Tournaments

21 Mar 2017

With the individual medals decided, we’re here to give you a basic run-down on the team event as it gets underway here in Rio on day seven.

by Wade Townsend

For those of you well versed in the Olympic Games team event, skip ahead to the “What to Watch” section below. But for the less experienced, here is a quick guide to the qualification process and playing format for the team event here in Rio.

Qualification

The men’s and women’s event is each composed of sixteen teams.

Each continent and also the host nation was eligible for one direct entry in to the teams event.

The remaining places went to NOCs with two singles athletes qualified. However, if more than nine teams were eligible for qualification, then the top nine teams according to the May 2016 ITTF Olympic Team Ranking list qualified.

This system has ensured that the entire globe is well represented here in Rio.

Feeling a little confused? Check out the video explanation below.

Format

A match is composed of four singles and a doubles. Unlike the singles event, these are played best of five games.

A team consists of three players. One will play two singles while the other two will play a singles and doubles.

So the format is:

  • A v X
  • B v Y
  • B-C v Y-Z
  • A v Z
  • C v X

Following? Here is an example for illustrative purposes:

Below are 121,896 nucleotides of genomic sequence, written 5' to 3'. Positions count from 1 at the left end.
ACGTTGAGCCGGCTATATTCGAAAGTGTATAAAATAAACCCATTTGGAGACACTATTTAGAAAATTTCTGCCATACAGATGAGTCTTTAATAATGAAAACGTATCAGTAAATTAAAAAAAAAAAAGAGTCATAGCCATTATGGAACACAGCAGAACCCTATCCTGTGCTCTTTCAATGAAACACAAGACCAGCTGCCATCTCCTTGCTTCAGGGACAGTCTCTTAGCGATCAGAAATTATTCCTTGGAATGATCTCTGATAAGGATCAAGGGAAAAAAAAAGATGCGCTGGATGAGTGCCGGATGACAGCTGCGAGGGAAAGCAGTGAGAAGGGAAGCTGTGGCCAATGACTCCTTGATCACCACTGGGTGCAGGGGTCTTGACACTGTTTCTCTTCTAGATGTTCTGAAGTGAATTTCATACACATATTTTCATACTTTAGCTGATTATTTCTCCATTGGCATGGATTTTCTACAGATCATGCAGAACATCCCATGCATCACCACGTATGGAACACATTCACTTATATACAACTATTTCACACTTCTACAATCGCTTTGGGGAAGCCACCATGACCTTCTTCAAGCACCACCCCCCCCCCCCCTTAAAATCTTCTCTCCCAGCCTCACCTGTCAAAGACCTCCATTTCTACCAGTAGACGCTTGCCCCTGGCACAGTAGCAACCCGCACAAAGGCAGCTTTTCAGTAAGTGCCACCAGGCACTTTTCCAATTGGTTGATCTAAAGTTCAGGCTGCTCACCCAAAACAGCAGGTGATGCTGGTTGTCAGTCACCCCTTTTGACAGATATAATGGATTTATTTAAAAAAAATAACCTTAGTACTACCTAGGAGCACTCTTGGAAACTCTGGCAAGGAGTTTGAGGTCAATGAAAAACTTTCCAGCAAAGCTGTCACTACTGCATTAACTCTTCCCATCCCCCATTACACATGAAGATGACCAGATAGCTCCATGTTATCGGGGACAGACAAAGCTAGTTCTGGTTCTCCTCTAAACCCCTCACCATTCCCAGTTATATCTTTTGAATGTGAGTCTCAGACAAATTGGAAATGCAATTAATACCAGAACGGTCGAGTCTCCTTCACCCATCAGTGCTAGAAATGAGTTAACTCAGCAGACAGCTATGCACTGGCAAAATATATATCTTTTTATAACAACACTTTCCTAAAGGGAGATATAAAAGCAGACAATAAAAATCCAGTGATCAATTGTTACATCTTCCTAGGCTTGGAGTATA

China versus Germany

  • Ma Long v Dimitrij Ovtcharov
  • Zhang Jike v Timo Boll
  • Zhang Jike – Xu Xin v Timo Boll – Bastian Steger
  • Ma Long v Bastian Steger
  • Xu Xin v Dimitrij Ovtcharov.

This is truly a dynamic system, particularly with the doubles often providing some surprising results.  The format levels the playing field, making sure one strong player cannot dominate, guaranteeing every match is a spirited encounter.

What to watch

First up on day one we have Brazil facing off against China in the women’s team round one. A win for the host nation is unlikely, but what a match for the crowd — hometown heroes versus the most dominant sporting team in the world. In this match also be on the lookout for Liu Shiwen. The number one woman in the world was absent from the singles draw after not being selected by China to compete. She will be looking to stamp her authority and make a strong presence at the Games from the beginning.

Hong Kong up against Chinese Taipei may be the closest women’s match on the first day of play. Being the fifth and ninth seed respectively, they are both an outside chance for a medal, but would definitely see themselves as having a decent shot at semi-final appearance. Chinese Taipei will be looking to Cheng I-Ching to continue her single’s form where she made a quarterfinal appearance, while Hong Kong will be relying on their depth of players to get them over the line.

England and France will play each other in a repeat of the men’s teams quarterfinal match earlier in the year at the World Team Championships in Malaysia. England won that encounter 3-2 and took a bronze medal. In Rio the French team will be looking for revenge in a first round encounter of epic proportions. Watch to see French flair go toe to toe against English tenacity.

The Brazilian men round out the first day of play on day seven when they go up against South Korea. The hosts will be underdogs, but if Hugo Calderano continues his fine form from the single’s event, the home ground advantage may pay dividends if this match goes down to the wire. Be on the lookout for defender Joo Saehyuk’s first appearance in Rio — he is going to give the audience a spectacular show.

Rio 2016 Rio Team News China Brazil Hong Kong France England South Korea
Loading

No results found.